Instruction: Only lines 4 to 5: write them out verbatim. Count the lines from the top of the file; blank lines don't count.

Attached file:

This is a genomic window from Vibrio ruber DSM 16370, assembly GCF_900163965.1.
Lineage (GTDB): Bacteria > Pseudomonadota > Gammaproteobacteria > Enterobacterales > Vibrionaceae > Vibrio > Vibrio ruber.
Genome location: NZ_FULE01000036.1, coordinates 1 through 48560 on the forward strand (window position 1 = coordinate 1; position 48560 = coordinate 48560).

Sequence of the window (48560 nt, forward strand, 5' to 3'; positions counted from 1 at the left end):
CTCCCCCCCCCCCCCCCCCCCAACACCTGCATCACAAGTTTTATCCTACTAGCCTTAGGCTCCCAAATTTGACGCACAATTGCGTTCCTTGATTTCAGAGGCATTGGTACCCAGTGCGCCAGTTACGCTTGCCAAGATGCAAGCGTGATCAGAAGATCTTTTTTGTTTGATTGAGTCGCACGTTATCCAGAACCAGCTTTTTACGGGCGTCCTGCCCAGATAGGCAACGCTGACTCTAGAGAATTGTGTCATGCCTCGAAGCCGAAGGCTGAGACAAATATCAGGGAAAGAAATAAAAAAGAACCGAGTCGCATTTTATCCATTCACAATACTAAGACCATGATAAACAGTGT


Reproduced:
Sequence of the window (48560 nt, forward strand, 5' to 3'; positions counted from 1 at the left end):
CTCCCCCCCCCCCCCCCCCCCAACACCTGCATCACAAGTTTTATCCTACTAGCCTTAGGCTCCCAAATTTGACGCACAATTGCGTTCCTTGATTTCAGAGGCATTGGTACCCAGTGCGCCAGTTACGCTTGCCAAGATGCAAGCGTGATCAGAAGATCTTTTTTGTTTGATTGAGTCGCACGTTATCCAGAACCAGCTTTTTACGGGCGTCCTGCCCAGATAGGCAACGCTGACTCTAGAGAATTGTGTCATGCCTCGAAGCCGAAGGCTGAGACAAATATCAGGGAAAGAAATAAAAAAGAACCGAGTCGCATTTTATCCATTCACAATACTAAGACCATGATAAACAGTGT